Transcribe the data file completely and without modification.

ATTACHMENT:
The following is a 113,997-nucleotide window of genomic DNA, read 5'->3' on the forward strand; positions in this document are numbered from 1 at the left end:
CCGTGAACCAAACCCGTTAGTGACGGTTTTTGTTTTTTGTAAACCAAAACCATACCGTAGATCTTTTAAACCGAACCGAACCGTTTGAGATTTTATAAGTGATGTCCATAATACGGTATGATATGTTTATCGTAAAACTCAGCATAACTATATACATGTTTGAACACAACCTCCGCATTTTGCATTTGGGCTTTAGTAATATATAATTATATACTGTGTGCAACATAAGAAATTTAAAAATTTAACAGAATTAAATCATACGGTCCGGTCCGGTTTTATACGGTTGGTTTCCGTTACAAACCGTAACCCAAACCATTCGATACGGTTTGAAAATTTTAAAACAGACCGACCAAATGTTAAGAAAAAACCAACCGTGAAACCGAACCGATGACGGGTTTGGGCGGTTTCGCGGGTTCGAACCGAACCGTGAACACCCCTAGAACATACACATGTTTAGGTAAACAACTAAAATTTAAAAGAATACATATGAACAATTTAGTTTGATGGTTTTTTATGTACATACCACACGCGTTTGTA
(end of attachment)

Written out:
The following is a 113,997-nucleotide window of genomic DNA, read 5'->3' on the forward strand; positions in this document are numbered from 1 at the left end:
CCGTGAACCAAACCCGTTAGTGACGGTTTTTGTTTTTTGTAAACCAAAACCATACCGTAGATCTTTTAAACCGAACCGAACCGTTTGAGATTTTATAAGTGATGTCCATAATACGGTATGATATGTTTATCGTAAAACTCAGCATAACTATATACATGTTTGAACACAACCTCCGCATTTTGCATTTGGGCTTTAGTAATATATAATTATATACTGTGTGCAACATAAGAAATTTAAAAATTTAACAGAATTAAATCATACGGTCCGGTCCGGTTTTATACGGTTGGTTTCCGTTACAAACCGTAACCCAAACCATTCGATACGGTTTGAAAATTTTAAAACAGACCGACCAAATGTTAAGAAAAAACCAACCGTGAAACCGAACCGATGACGGGTTTGGGCGGTTTCGCGGGTTCGAACCGAACCGTGAACACCCCTAGAACATACACATGTTTAGGTAAACAACTAAAATTTAAAAGAATACATATGAACAATTTAGTTTGATGGTTTTTTATGTACATACCACACGCGTTTGTA